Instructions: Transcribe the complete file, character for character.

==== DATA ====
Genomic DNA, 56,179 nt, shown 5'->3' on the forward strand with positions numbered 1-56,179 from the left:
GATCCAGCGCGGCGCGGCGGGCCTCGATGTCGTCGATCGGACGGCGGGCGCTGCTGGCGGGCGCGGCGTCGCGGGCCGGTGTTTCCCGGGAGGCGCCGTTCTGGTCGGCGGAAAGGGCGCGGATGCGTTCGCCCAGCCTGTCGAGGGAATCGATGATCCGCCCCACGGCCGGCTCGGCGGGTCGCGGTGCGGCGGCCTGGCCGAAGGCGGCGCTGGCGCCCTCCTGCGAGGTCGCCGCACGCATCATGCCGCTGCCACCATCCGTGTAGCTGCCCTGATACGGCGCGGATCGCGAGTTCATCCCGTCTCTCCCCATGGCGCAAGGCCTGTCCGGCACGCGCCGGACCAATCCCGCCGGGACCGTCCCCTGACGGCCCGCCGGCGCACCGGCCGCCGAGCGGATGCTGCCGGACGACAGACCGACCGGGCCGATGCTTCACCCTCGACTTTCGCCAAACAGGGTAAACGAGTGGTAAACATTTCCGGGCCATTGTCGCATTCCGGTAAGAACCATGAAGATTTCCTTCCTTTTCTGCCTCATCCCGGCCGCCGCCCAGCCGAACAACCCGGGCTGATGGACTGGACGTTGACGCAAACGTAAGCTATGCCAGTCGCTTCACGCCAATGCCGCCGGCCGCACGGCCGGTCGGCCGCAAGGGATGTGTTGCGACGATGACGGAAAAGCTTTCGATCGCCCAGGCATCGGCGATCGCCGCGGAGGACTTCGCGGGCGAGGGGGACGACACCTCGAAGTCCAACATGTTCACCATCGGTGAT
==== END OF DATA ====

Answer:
Genomic DNA, 56,179 nt, shown 5'->3' on the forward strand with positions numbered 1-56,179 from the left:
GATCCAGCGCGGCGCGGCGGGCCTCGATGTCGTCGATCGGACGGCGGGCGCTGCTGGCGGGCGCGGCGTCGCGGGCCGGTGTTTCCCGGGAGGCGCCGTTCTGGTCGGCGGAAAGGGCGCGGATGCGTTCGCCCAGCCTGTCGAGGGAATCGATGATCCGCCCCACGGCCGGCTCGGCGGGTCGCGGTGCGGCGGCCTGGCCGAAGGCGGCGCTGGCGCCCTCCTGCGAGGTCGCCGCACGCATCATGCCGCTGCCACCATCCGTGTAGCTGCCCTGATACGGCGCGGATCGCGAGTTCATCCCGTCTCTCCCCATGGCGCAAGGCCTGTCCGGCACGCGCCGGACCAATCCCGCCGGGACCGTCCCCTGACGGCCCGCCGGCGCACCGGCCGCCGAGCGGATGCTGCCGGACGACAGACCGACCGGGCCGATGCTTCACCCTCGACTTTCGCCAAACAGGGTAAACGAGTGGTAAACATTTCCGGGCCATTGTCGCATTCCGGTAAGAACCATGAAGATTTCCTTCCTTTTCTGCCTCATCCCGGCCGCCGCCCAGCCGAACAACCCGGGCTGATGGACTGGACGTTGACGCAAACGTAAGCTATGCCAGTCGCTTCACGCCAATGCCGCCGGCCGCACGGCCGGTCGGCCGCAAGGGATGTGTTGCGACGATGACGGAAAAGCTTTCGATCGCCCAGGCATCGGCGATCGCCGCGGAGGACTTCGCGGGCGAGGGGGACGACACCTCGAAGTCCAACATGTTCACCATCGGTGAT